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Jun 23

RKD NewsNet June 2023

From the desk of Dr. Mohan Dewan | Assisted by: Adv. Arjun Pradhan Adv. Shubham Borkar

General News

"Unveiling the New Look: IP Office India's Vibrant Registration Certificates Embrace Indian Flavour"

The IP Office India has recently introduced a fresh design for their Registration Certificates, unveiled on April 26, 2023, the World IP Day and has recently commenced its issuance. These revamped certificates now boast several notable changes:

1. Tricolour Watermark: The certificates now bear a watermark featuring the tricolour, representing India's national flag. This addition adds a touch of patriotism and nationalism to the certificates.

2. Multilingual representation: The phrase "Intellectual Property Office Govt of India" is now written in 15 different Indian languages, mirroring the style seen on Indian currency notes. This alteration aims to associate intellectual property with the concept of unity and diversity and thereby emphasizing the value of patents in all official languages.

3. Harmonized design: To ensure consistency and uniformity, all categories of intellectual property now feature a cohesive and harmonized design on the certificates. This measure eliminates any visual disparities between different types of IP grants issued by the IP Office.

4. Inventor’s name inclusion: The Inventor's name can be included in the Patent Registration Certificate. However, mentioning the names of the inventor/inventors requires filling out and filing Form 8 and paying the prescribed fees. In cases where there are more than 10 inventors, a supplementary sheet will be provided with the certificate, listing all the inventors' names along with the patent details.

These changes have effectively infused an Indian essence into the certificates and symbolize the diverse cultural heritage of India

Certificates of Registration

*We do not claim any copyright in the above images. The same have been reproduced for academic and representational purposes only.

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Recent GI registrations in India (From the North)

A Geographical Indication (GI) tag is a sign/mark allotted to an artefact or a commodity that originates in a particular region and has its own unique identity. A GI right empowers the bearer to restrict the indication from being used by any other person whose quality does not meet the required criteria. In India, Geographical Indication tags are governed under Geographical Indication of Goods (Registration and Protection) Act, 1999.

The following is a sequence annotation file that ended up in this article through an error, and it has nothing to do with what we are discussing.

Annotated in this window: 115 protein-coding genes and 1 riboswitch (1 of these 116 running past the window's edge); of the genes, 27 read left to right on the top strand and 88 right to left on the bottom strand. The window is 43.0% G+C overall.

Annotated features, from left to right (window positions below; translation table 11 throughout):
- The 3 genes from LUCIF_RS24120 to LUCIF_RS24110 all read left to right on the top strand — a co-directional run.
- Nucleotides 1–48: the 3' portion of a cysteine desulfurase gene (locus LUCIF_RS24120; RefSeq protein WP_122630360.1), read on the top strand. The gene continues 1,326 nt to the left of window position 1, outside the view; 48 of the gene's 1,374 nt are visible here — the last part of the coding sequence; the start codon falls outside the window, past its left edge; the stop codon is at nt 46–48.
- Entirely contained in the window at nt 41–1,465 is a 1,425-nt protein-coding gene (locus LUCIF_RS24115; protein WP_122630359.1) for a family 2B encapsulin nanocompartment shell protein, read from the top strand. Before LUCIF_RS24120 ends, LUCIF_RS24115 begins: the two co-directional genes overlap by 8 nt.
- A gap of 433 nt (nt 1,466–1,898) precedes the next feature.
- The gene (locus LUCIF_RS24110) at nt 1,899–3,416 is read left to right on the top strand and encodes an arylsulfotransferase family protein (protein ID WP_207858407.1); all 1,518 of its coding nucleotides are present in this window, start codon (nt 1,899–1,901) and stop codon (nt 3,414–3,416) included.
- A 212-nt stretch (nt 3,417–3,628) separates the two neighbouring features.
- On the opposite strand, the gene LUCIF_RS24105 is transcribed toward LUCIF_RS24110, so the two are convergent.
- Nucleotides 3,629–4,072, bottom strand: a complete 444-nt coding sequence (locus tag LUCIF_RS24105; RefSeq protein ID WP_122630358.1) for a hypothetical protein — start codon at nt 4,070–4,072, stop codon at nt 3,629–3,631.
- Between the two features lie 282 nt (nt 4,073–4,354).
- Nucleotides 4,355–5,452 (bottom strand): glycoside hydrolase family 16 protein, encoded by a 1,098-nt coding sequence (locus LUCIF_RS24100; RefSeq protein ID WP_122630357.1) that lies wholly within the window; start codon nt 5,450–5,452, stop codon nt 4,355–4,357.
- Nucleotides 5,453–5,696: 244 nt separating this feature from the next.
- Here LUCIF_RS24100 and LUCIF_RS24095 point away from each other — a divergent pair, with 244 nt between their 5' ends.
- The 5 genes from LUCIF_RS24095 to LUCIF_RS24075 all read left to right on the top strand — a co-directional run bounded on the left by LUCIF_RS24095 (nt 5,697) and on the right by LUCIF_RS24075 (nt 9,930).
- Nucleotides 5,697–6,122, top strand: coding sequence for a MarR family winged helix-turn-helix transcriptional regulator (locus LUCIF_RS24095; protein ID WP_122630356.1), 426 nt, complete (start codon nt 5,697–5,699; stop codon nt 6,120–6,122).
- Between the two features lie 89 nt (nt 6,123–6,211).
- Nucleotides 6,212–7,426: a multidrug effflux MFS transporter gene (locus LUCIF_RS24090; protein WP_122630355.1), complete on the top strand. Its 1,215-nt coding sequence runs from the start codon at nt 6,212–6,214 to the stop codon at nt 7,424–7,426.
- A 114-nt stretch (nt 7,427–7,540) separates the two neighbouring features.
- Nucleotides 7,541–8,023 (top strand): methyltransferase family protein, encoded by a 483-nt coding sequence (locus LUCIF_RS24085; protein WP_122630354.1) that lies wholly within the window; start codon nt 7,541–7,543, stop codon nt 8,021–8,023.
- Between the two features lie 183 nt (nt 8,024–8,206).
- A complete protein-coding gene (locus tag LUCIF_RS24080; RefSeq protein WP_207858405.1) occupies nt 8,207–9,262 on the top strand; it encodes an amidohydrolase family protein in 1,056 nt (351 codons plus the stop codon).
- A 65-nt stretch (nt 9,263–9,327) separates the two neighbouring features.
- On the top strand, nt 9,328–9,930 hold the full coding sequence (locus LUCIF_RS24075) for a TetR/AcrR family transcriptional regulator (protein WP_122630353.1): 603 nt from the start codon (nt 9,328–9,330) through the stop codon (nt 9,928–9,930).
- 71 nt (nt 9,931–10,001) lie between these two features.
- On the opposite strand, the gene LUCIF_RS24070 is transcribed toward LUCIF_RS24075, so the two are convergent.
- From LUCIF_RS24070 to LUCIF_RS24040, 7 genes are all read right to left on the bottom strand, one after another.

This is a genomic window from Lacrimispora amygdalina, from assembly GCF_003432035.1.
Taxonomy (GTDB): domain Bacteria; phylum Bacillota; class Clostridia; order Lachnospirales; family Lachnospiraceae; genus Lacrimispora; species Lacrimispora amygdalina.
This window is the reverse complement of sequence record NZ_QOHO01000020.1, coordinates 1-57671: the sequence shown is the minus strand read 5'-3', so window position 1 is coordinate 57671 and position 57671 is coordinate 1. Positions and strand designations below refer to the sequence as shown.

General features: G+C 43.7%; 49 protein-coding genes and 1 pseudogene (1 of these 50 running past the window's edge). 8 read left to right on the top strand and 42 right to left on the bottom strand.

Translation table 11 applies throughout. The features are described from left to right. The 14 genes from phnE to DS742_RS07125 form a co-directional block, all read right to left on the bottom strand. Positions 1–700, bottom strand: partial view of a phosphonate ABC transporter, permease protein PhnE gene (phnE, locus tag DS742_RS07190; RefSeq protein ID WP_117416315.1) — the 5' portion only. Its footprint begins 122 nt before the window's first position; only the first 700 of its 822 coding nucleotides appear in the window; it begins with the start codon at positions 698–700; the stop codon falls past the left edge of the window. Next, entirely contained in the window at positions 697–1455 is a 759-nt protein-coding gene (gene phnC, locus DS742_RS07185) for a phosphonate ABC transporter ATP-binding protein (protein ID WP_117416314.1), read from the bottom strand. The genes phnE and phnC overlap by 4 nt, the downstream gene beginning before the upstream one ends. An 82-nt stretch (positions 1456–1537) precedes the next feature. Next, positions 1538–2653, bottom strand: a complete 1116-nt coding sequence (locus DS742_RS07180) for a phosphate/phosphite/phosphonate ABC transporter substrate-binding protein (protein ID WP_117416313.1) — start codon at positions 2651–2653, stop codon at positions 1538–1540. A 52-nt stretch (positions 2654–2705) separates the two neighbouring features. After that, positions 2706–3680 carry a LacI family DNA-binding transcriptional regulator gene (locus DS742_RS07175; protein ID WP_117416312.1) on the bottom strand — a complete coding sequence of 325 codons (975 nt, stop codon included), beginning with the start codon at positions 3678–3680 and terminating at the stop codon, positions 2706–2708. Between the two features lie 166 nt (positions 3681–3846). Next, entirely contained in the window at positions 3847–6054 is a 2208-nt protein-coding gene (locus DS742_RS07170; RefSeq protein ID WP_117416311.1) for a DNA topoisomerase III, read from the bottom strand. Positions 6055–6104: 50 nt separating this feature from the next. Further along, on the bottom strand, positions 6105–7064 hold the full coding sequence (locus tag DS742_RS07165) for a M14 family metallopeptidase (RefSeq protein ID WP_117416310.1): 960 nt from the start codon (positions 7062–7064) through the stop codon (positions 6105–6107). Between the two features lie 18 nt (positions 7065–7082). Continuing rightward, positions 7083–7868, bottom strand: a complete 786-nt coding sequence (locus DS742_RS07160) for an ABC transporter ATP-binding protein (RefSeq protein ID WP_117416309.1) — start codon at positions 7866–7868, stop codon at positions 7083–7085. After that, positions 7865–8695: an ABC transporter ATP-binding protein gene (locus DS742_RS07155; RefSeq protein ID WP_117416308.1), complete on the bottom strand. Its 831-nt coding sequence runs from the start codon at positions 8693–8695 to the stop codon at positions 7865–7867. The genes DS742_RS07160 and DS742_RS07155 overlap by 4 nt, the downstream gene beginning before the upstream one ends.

Ladakh Shingskos

*We do not claim any copyright in the above image. The same has been reproduced for academic and representational purposes only.


Ladakh, as known by all is true paradise on earth. Apart from its scenic beauty and the ever so brave and mesmerising military base and operations conducted, Ladakh is well known for its wood carvings which are intricate works done by the artisans. These wood carvings are called the 'Ladakh Shingskos'.

The woodcraft artists carve out beautiful floral and other abstract designs on woods giving a magnificent look to any kind of furniture. These carvings are done with the use of a mallet and chisel (tools used for carving) on wood. The skills of the woodcrafts and the artisans have been heavily derived from Tibetan Buddhism.

The Pillars, doors and other forms of furniture in the monasteries consist of the Shingskos art work. These works are the oldest of their times and therefore have been preserved since decades together. One of the most common kind of furniture which is seen in the Ladakh region is the ‘chokste’ which is a low heighted wooden table oblong in shape. It is intricately carved and finely painted in vivid colours bringing out the auspicious dragons and symbols of Buddhism.

Recently, Ladakh Shingskos has been given Geographical Indication (GI) tag by the Geographical Indication Registry of India. The GI application was filed by the Timber Trade Union. This registration has certainly added significance to the artwork originating from Ladakh as these works have specific meanings and implications with the local culture, society and the rituals.

These carvings are in demand all over the world, especially in countries which follow Buddhism as it provides for a certain spirituality and sanctity to the people who believe in it.


Aligarh Locks

*We do not claim any copyright in the above images. The same has been reproduced for academic and representational purposes only.


The region of Aligarh is a land situated between Ganga and Yamuna which is known for the manufacture of Locks. The city of Aligarh is also very often reffered to as ‘Tala Nagari (City of Locks)’. Aligarh is famously known for its hardware and artware trade particularly in the Lock Industry. The locks are made of various materials which include brass to steel. Although steel locks are becoming more prominent by the day. The brass finishing of the locks is categorized as a traditional way of making the locks. However, the modern way entails the making of steel locks. These locks are manufactured in high volumes as the Aligarh region alone has more than five thousand units. Thus, these locks are exported in foreign countries which have over the course of time resulted in annual revenue of 40,000 crores.